Hometown Report

UC Davis graduate Mike Bellotti played role in Oregon’s national prominence

Oregon athletic director Mike Bellotti talks about accepting a new position as a college football analyst for ESPN, during a news conference in Eugene, Ore. Oregon Attorney General John Kroger on Thursday, April 29, offered the following advice to the Ducks: put it in writing next time you hire an athletic director, especially if you’re going to pay him $2.3 million before he leaves for ESPN. The state Department of Justice found no criminal wrongdoing but it faulted university lawyers for failing to provide Bellotti with a written contract when he took over the AD’s job after 14 seasons as football coach.
Oregon athletic director Mike Bellotti talks about accepting a new position as a college football analyst for ESPN, during a news conference in Eugene, Ore. Oregon Attorney General John Kroger on Thursday, April 29, offered the following advice to the Ducks: put it in writing next time you hire an athletic director, especially if you’re going to pay him $2.3 million before he leaves for ESPN. The state Department of Justice found no criminal wrongdoing but it faulted university lawyers for failing to provide Bellotti with a written contract when he took over the AD’s job after 14 seasons as football coach. AP

Mike Bellotti had a vision about how his Oregon Ducks could get into college football’s national championship picture.

“Facilities,” the former Oregon football coach said 12 years ago in his office, seemingly large enough to house goal posts. “We’re getting those now, and then you get the ‘wow’ factor that kids like so much. And then you really have a chance.”

The conversation took place when Bellotti, a UC Davis graduate, was in the middle of his run as the Ducks’ coach, a year after Oregon finished No. 2 and well before the College Football Playoff became reality. Bellotti, who stepped down following the 2008 season and now works as a college football analyst on ESPN, admits he pulled for the Ducks to reach Monday night’s championship against Ohio State.

The discussion about upgrading the facilities at Oregon began when Nike founder and Oregon alum Phil Knight asked Bellotti after the 1996 Cotton Bowl, in which Colorado drubbed the Ducks 38-6, what he needed to improve the program. Bellotti said an indoor practice building, for starters. And anything else, thank you very much.

Knight has donated more than $300 million to Oregon athletics, including $60 million for football stadium upgrades, $60 million for an academic center and $70 million for a football performance facility.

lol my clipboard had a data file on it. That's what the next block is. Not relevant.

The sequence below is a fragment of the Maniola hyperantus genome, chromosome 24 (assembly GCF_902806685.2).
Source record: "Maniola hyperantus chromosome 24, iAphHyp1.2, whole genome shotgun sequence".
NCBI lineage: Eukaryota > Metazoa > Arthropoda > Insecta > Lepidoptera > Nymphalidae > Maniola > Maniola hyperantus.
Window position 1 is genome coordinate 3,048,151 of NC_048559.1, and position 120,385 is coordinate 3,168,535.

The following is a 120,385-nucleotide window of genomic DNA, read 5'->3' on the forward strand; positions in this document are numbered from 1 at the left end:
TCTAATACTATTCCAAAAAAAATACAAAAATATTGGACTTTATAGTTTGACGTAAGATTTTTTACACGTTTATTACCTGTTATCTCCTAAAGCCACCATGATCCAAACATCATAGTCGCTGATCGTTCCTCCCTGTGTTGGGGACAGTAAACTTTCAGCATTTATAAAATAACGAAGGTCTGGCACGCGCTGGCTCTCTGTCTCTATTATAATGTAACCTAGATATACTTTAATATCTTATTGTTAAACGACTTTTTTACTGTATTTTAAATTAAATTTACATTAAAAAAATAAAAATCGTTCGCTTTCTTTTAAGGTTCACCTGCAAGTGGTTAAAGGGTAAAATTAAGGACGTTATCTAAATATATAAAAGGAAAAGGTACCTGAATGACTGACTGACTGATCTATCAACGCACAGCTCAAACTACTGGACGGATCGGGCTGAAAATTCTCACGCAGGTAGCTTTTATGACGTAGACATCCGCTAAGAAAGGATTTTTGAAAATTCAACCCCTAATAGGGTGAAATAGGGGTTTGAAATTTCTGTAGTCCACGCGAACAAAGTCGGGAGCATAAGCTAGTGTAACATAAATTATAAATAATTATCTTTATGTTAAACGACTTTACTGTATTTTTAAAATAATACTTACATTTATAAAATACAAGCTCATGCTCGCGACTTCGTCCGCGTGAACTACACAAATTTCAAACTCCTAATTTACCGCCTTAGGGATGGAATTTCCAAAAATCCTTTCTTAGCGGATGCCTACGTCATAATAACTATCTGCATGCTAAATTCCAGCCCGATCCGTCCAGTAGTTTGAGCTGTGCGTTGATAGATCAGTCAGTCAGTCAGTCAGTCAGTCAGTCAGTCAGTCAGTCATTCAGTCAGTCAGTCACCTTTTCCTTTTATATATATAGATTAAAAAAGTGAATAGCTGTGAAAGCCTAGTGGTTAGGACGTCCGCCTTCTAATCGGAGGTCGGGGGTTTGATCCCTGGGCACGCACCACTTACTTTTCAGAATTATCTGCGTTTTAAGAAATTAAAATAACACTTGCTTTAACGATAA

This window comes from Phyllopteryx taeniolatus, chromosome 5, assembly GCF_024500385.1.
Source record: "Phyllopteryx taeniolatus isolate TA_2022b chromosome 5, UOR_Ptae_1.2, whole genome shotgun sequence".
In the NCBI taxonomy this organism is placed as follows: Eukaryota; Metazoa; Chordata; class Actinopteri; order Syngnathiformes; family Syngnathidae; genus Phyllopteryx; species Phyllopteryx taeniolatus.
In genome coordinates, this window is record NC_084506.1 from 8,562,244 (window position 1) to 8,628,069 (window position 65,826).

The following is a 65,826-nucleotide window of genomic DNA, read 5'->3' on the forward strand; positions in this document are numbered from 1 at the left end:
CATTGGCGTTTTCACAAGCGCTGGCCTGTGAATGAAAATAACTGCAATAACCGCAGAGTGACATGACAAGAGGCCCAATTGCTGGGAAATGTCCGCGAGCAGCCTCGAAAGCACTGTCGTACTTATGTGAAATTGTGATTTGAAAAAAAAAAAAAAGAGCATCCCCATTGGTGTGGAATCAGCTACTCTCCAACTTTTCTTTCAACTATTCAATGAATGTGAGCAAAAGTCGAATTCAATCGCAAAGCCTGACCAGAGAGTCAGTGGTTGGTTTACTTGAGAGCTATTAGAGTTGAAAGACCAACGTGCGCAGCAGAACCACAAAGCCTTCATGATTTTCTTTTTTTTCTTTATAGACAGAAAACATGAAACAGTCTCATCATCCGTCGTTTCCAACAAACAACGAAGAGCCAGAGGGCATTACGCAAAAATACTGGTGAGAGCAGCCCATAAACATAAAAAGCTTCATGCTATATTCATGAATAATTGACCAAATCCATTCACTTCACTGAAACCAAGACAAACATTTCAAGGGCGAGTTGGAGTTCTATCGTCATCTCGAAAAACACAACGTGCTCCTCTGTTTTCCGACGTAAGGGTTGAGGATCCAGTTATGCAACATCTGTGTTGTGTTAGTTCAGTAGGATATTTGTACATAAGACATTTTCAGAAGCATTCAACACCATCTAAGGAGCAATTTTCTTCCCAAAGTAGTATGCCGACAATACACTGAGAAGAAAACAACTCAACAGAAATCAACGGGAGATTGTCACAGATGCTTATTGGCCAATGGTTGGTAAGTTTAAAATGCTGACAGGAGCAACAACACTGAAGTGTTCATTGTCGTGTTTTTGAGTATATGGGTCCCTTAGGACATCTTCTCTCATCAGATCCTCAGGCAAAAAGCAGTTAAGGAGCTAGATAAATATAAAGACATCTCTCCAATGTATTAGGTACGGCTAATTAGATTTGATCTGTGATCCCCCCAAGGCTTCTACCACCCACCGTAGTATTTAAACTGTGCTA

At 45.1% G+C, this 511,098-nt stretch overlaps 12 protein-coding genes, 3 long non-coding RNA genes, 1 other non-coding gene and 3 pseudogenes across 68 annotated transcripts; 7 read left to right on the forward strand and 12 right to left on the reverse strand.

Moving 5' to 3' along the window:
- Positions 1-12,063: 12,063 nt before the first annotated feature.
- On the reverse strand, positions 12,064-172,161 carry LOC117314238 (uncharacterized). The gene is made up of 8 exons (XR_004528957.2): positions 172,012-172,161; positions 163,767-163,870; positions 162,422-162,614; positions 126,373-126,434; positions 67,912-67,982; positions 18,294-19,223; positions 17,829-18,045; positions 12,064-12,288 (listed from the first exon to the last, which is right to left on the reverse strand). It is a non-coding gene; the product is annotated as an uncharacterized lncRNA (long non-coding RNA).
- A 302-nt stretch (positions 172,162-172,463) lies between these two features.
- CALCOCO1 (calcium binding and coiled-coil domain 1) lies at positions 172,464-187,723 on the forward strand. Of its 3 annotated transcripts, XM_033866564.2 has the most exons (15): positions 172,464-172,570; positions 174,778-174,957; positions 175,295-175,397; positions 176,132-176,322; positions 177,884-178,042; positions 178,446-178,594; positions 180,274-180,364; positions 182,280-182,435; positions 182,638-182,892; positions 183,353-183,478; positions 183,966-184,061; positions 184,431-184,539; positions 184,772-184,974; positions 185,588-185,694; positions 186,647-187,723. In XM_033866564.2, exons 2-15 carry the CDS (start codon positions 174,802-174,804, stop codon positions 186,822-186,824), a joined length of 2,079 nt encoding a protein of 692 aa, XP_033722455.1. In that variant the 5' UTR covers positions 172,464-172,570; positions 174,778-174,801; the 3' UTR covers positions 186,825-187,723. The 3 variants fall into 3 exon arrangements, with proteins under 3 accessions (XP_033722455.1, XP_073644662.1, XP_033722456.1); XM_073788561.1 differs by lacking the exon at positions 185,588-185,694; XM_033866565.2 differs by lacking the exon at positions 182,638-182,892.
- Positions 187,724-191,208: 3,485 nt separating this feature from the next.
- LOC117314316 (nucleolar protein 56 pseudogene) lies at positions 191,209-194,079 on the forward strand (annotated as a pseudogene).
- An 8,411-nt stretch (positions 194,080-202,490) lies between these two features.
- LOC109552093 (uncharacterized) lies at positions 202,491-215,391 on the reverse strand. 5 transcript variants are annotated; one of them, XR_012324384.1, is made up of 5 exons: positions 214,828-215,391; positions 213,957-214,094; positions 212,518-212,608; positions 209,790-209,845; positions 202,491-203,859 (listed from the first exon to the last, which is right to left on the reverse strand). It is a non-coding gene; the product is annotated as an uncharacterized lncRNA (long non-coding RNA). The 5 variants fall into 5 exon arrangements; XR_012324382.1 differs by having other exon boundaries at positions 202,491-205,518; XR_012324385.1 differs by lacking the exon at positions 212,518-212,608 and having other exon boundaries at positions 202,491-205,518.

They say you can’t buy championships, but you certainly can pay for construction of buildings that help.

Big impact

Arik Armstead, Oregon’s 6-foot-8 defensive end from Pleasant Grove High School, played host earlier this season, showing his old prep coach, Joe Cattolico, and Cattolico’s sons Joseph and Dominic the facilities at Oregon.

Cattolico wasn’t suprised.

“Fantastic player and person,” Cattolico said Monday before his family watched Armstead and the Ducks on TV in Monday’s title game. “Excellent student, great personality. Played hurt all year as a senior because he wanted to help his teammates with a league and section championship.”

Said Cattolico of the Oregon tour for his sons: “Made their year!”

Career path

Before winning football championships as the coach at Woodland High School, his alma mater, and over the past nine seasons at Whitney before stepping down last week, Mike Gimenez threw a pretty ball at Colorado State.

He led the Rams to the 1990 Freedom Bowl, their first bowl game since the 1949 Raisin Bowl.

“Oh yeah, never forget,” Gimenez said. “Beat Oregon 32-31 in Anaheim. I scored on a quarterback sneak, had a touchdown pass, threw a pick. Complete game for me. Overall, it was a great memory, my last game.

“We started the season thinking, ‘Hey, wouldn’t it be cool to get to a bowl game?’ I knew I wasn’t going to play after that, in the pros, and my dad said, ‘Hey, you better find something to do.’ Best advice I ever got, so I got into teaching and coaching.”

Coach’s delight

Jamar Cain (Valley High School, Sacramento City College) was one of the jubilant coaches in the dog pile after North Dakota State beat Illinois State 29-27 Saturday in Frisco, Texas, to four-peat as Football Championship Subdivision champion.

Cain, who also coached at Cal Poly and Wyoming, touts the Bison’s championships when he recruits in the Sacramento region. North Dakota State has won 12 national titles.

Follow Joe Davidson on Twitter @SacBee_JoeD.

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